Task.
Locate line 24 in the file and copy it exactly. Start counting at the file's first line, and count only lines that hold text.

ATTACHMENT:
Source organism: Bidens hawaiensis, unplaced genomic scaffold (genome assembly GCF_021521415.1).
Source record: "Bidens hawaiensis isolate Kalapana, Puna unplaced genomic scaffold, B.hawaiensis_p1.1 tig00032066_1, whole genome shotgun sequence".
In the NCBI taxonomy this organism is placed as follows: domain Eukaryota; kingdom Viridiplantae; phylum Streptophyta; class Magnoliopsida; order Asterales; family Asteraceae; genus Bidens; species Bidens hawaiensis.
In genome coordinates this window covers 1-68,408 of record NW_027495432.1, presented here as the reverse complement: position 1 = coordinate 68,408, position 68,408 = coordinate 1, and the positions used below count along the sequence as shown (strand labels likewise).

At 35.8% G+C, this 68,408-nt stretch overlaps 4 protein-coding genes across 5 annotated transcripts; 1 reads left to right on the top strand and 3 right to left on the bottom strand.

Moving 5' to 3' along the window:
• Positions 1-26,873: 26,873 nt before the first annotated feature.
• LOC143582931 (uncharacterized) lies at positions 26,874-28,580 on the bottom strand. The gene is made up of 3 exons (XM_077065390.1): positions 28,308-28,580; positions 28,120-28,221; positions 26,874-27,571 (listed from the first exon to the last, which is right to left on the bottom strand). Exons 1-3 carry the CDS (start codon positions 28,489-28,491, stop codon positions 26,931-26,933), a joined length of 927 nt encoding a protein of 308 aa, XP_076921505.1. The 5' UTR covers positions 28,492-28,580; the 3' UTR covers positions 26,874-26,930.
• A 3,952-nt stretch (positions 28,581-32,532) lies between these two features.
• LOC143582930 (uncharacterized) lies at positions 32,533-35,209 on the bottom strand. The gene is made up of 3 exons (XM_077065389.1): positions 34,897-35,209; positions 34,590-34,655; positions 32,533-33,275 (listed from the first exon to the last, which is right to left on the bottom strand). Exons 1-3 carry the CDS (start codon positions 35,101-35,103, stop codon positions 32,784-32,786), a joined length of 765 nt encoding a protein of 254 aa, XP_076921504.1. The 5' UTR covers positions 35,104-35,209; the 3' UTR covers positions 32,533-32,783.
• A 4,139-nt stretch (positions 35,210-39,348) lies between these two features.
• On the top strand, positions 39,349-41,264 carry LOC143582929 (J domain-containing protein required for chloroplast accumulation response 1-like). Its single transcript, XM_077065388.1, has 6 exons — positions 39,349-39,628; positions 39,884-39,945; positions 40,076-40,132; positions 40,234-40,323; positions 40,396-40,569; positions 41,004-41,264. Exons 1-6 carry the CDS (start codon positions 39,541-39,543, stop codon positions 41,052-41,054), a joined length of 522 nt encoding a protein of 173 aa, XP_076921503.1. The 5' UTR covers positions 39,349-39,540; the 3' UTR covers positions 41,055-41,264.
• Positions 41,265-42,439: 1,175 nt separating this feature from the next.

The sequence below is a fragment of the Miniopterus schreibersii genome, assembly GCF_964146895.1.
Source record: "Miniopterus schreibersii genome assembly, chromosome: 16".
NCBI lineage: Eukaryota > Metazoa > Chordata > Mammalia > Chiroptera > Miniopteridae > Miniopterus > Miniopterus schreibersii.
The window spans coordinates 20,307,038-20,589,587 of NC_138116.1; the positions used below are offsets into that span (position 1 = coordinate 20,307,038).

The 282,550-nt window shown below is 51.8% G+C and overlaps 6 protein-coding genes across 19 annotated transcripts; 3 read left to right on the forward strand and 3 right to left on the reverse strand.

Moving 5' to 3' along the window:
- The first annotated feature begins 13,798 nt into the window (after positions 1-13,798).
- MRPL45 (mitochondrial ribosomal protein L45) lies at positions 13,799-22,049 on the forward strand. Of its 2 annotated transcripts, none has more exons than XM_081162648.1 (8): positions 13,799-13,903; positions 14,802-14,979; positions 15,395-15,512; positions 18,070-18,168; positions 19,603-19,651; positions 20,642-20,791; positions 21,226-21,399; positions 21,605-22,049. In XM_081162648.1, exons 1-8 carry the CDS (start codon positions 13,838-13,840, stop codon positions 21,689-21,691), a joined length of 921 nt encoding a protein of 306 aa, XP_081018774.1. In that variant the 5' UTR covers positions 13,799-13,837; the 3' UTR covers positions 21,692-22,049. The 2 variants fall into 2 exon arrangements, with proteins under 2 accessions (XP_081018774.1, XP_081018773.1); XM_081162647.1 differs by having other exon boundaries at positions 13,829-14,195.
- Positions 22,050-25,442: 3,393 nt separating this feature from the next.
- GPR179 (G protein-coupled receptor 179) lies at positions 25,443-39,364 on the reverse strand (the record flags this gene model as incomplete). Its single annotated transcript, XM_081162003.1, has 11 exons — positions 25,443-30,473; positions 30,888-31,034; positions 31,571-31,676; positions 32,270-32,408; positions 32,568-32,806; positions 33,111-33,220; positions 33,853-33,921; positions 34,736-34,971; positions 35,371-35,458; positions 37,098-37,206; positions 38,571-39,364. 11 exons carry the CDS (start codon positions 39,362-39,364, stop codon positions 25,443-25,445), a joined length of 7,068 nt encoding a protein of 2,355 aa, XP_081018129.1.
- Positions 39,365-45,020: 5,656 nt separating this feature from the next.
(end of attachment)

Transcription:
- Positions 39,365-45,020: 5,656 nt separating this feature from the next.